This semester, I will be co-teaching a course in negotiation. To prepare, I read the three assigned textbooks on the subject over the holidays. What struck me but not as a surprise, is that each author emphasized the importance of preparing for the mediation. None of them suggests simply walking into a mediation and “winging” it. Rather each author suggests sitting down and analyzing various aspects of the upcoming negotiation. Notably, their steps for preparing are quite similar.

For example, in Bargaining for Advantage: Negotiation Strategies for Reasonable People by G. Richard Shell (3d ed., Penguin Books, New York, 2018), the author provides a preparation checklist. First is to identify the problem you are trying to resolve. That is, what are your goals? What are you trying to accomplish in this negotiation? Equally important, what are the goals of the other party: what does he/she want to get out of the negotiation? You must also ask yourself who has the leverage and/or the power in this negotiation? Is it possible to brainstorm options or will the negotiation be purely a positional or distributive affair? Also important is what objective standards or criteria are going to be used by which to judge or justify each party’s proposals? Will those standards be the “law,” “rules” or “regulations,” or simply customs and norms? What type of negotiation strategy (distributive, integrative or both) should you use, given the above factors? And what is the best mode of communication – in person? By telephone? Video conferencing? E mail? text? smoke signals? And finally, what is the overall theme of your negotiation strategy that you want to convey throughout the negotiation? (Id. at 116.)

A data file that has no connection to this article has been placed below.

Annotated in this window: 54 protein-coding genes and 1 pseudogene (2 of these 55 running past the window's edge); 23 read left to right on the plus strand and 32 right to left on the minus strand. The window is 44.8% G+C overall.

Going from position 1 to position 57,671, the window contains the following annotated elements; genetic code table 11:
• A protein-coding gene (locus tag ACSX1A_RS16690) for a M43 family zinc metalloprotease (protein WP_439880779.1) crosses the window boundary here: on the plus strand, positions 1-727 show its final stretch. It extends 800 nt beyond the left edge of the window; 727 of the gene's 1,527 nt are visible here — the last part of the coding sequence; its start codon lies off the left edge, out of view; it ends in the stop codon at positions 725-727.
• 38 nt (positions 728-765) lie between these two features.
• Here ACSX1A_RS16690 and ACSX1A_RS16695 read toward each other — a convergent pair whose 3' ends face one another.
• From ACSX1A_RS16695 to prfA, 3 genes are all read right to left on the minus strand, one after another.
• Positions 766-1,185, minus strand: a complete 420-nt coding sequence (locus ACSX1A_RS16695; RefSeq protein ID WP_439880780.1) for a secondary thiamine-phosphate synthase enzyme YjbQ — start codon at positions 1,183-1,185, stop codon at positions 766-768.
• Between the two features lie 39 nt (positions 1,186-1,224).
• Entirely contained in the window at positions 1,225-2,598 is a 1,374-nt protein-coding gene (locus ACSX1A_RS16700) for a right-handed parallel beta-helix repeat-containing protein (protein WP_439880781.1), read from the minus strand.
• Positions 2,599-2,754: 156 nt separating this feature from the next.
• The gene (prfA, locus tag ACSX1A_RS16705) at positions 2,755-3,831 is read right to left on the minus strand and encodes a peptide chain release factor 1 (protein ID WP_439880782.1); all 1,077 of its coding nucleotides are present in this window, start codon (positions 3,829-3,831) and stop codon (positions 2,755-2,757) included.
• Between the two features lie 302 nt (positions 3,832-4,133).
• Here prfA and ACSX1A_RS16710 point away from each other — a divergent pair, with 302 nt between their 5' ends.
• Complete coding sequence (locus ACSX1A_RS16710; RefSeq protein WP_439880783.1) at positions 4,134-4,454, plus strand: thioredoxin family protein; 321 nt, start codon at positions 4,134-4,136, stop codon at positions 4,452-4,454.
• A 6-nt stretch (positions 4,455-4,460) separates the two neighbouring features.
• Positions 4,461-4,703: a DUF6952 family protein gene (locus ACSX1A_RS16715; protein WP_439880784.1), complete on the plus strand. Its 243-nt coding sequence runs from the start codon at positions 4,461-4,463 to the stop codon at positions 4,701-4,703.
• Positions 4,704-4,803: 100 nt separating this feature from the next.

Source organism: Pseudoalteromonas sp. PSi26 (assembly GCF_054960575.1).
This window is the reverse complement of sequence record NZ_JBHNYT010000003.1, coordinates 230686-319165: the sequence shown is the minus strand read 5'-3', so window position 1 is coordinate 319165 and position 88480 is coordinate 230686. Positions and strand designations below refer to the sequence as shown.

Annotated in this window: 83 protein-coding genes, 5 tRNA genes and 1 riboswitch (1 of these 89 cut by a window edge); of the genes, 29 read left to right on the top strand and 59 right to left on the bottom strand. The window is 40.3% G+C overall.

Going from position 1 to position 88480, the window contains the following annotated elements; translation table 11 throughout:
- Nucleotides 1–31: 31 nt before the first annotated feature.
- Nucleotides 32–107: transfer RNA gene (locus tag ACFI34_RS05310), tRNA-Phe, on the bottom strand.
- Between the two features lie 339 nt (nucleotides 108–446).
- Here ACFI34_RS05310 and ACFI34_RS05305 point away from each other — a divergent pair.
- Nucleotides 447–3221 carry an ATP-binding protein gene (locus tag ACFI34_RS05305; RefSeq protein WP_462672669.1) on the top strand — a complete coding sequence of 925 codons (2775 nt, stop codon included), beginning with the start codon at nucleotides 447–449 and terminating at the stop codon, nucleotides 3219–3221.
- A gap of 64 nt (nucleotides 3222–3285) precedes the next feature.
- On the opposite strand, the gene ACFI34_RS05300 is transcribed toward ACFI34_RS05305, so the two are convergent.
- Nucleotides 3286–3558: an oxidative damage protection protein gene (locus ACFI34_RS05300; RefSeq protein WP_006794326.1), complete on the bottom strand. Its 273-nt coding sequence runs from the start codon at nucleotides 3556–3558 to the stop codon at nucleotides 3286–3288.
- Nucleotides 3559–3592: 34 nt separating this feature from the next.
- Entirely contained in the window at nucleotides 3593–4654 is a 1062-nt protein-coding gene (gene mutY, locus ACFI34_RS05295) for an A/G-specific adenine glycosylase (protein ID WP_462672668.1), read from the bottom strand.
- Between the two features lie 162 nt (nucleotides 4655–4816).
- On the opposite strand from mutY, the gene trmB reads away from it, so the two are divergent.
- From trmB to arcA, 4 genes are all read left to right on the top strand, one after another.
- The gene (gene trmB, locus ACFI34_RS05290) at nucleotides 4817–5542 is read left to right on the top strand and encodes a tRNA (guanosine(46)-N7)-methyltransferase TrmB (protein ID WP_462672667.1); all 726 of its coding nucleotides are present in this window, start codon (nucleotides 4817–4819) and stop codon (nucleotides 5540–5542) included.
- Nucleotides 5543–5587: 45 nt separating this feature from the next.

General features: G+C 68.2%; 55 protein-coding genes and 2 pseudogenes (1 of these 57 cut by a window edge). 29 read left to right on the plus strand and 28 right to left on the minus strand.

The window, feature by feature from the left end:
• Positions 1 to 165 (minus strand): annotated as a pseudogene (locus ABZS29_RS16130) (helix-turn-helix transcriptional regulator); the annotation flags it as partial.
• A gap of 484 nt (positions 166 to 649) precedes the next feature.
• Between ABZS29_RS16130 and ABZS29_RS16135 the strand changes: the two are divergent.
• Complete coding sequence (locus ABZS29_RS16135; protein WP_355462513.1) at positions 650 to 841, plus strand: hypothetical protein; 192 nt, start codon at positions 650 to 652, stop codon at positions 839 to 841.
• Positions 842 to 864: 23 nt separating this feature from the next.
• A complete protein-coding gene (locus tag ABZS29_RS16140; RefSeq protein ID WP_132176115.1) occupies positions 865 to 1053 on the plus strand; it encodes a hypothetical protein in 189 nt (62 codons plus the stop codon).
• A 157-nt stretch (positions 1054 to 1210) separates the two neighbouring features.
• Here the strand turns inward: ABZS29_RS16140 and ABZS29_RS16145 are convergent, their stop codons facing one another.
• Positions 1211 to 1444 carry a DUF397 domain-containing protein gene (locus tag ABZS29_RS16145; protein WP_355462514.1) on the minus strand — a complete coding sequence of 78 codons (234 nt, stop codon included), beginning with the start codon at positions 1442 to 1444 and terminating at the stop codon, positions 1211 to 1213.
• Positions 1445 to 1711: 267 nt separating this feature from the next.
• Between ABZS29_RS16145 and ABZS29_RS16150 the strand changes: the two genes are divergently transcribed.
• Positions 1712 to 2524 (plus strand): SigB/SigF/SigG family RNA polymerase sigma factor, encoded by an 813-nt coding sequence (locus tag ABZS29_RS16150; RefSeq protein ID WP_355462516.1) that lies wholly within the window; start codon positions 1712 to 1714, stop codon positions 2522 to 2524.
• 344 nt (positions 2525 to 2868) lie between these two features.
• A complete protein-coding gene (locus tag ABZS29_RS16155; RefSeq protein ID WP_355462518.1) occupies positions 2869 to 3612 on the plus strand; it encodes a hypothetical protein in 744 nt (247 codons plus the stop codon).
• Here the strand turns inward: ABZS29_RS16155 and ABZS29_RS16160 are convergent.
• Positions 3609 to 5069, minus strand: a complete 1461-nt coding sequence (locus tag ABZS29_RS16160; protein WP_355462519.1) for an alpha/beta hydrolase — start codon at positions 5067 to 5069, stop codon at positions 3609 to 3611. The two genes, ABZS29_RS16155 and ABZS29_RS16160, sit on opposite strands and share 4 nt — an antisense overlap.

Similar steps for preparation are set out in Essentials of Negotiation by Roy J. Lewicki, David M. Saunders and Bruce Barry (7th ed., McGraw-Hill, New York, 2021)   Like the above, these authors set out as the first item: define your goal. This means, listing the key issues for discussion that relate to that goal and prioritize them. Which are the most important? Which are the least important? Then define your interests or ask yourself “why” you want your goal? What are the needs, interests and concerns underlying your goal? At the same time, think about what  is your Best Alternative to a Negotiated Agreement (BATNA) or what will happen if the negotiation does not succeed, and you decide to walk away. What are your other options? (You should always be comparing what the other side is offering to your BATNA!) In this connection, decide what your reservation point (that is, if the buyer- the most amount you are willing to pay or if the seller- the least amount you are willing to accept.) At the same time, you should give some thought to the other party’s needs, interests and concerns: what is he/she trying to accomplish in this negotiation and why? (Always, always, keep asking “why?”). It will help if you understand what the other party is trying to accomplish and why.

The authors then suggest that you set your opening demand/offer and target (or the financial or non- financial goal you ideally hope to obtain.) And then think about the social context of the negotiation such as where should the negotiation be held, who should be present, what will be the “ground rules” and any other process issues. Finally, and like the previous authors, give thought to how you want to present the issues both at the opening stage of and during the negotiation. (Id. at 87-111, 93-94.)

Over the years, I have addressed the issue of preparing for mediation many times, pointing to the disastrous results I have witnessed when the parties decided to “wing it.”  As evidenced by these two books (as well as many others), the importance of preparation cannot be overstated. Perhaps, a good New Year’s resolution for everyone would be to vow to prepare for negotiation, and not to wing it. With such preparation, any negotiation will go much more smoothly and hopefully lead to greater and more frequent success.

… Just something to think about.



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